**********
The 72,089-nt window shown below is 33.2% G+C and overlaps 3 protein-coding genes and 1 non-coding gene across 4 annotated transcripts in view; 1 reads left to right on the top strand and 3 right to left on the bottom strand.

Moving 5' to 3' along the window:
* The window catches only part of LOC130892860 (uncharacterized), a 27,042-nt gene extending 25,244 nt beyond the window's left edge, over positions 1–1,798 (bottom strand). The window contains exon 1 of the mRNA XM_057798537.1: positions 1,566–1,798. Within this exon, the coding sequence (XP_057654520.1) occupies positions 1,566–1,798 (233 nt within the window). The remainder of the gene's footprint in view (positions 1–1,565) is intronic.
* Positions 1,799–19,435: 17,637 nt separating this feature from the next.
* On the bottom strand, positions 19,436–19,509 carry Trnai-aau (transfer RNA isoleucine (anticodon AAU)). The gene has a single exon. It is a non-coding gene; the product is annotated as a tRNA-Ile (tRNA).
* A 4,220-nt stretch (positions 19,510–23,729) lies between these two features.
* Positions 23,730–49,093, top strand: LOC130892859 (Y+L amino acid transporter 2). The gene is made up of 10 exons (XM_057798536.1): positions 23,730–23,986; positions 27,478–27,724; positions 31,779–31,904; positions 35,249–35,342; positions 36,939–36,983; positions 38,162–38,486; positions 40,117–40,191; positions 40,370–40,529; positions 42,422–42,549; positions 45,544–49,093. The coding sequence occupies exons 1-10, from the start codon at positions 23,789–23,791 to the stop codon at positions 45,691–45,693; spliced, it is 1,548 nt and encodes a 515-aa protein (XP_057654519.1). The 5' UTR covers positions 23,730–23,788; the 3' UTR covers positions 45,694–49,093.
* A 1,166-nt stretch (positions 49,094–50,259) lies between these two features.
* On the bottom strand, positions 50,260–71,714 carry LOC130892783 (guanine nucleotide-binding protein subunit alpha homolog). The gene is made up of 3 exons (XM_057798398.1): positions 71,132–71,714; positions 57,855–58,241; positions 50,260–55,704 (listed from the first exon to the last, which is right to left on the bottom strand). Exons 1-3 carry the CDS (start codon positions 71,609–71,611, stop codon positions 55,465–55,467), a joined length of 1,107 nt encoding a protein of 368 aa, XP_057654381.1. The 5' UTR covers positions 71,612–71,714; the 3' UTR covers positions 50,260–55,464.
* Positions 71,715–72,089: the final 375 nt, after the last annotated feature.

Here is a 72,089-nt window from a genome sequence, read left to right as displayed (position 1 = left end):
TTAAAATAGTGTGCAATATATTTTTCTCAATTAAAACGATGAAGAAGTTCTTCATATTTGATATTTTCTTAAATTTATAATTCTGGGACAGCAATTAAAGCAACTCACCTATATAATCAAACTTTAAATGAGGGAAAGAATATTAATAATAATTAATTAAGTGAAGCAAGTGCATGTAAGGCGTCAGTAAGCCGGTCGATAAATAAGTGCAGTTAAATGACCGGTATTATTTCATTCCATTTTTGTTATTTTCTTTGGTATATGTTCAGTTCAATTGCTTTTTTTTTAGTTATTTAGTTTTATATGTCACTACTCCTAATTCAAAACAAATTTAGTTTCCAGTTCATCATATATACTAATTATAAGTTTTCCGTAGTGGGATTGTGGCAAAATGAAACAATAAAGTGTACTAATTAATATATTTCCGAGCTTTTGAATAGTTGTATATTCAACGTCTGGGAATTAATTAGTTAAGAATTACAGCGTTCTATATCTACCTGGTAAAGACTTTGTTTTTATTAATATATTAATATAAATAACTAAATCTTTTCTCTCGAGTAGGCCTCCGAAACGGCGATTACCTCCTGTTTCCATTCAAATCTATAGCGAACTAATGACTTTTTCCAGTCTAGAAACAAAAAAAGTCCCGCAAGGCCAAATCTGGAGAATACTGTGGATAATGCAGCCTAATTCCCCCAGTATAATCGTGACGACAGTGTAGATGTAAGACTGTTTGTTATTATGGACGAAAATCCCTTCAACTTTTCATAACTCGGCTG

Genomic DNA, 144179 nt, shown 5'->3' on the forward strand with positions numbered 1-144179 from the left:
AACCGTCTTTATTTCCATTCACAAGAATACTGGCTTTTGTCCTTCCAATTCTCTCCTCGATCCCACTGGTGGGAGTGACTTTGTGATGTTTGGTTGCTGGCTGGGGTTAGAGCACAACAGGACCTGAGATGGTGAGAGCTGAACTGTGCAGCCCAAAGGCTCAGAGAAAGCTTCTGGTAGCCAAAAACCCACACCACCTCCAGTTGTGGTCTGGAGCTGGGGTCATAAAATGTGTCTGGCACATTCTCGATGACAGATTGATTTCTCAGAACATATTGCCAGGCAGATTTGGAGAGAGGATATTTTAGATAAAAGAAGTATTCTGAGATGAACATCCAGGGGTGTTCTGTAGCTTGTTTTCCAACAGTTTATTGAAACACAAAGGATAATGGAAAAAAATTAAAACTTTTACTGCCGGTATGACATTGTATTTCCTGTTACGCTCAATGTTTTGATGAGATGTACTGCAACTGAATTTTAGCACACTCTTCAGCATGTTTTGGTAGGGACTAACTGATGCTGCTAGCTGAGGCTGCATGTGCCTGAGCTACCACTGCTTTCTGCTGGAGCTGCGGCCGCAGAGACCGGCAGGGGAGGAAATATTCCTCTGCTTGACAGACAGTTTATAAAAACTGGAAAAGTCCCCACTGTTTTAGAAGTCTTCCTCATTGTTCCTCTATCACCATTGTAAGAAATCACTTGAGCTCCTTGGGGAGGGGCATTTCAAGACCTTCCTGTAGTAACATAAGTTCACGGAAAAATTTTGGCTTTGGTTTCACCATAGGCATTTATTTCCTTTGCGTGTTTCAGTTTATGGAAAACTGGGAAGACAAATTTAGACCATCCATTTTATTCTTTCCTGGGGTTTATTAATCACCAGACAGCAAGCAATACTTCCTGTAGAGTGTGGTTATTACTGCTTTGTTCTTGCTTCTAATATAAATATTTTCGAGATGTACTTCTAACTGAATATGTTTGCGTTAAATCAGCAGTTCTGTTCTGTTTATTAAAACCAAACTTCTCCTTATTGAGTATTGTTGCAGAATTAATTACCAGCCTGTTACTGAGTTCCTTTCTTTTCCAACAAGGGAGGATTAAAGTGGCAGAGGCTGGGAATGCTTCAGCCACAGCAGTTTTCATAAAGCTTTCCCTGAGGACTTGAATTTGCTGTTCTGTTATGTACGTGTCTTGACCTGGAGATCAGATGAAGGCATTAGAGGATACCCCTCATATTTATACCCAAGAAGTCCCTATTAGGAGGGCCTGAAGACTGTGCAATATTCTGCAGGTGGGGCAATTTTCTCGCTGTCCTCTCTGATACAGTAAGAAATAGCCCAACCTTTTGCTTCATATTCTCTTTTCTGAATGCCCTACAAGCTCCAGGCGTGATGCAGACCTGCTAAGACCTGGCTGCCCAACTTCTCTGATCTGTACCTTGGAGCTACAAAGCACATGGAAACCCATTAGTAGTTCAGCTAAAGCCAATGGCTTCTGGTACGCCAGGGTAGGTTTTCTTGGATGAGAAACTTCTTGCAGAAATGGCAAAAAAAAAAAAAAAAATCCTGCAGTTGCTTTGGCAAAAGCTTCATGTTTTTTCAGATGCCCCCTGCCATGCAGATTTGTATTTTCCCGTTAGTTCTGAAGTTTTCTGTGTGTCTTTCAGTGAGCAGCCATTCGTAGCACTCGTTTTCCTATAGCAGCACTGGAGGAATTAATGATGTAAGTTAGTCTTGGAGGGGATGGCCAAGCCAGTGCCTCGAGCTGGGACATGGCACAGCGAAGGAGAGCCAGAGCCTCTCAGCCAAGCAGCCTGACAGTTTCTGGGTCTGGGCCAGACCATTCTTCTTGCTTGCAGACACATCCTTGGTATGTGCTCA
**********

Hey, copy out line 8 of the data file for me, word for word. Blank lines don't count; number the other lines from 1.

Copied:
* A 1,166-nt stretch (positions 49,094–50,259) lies between these two features.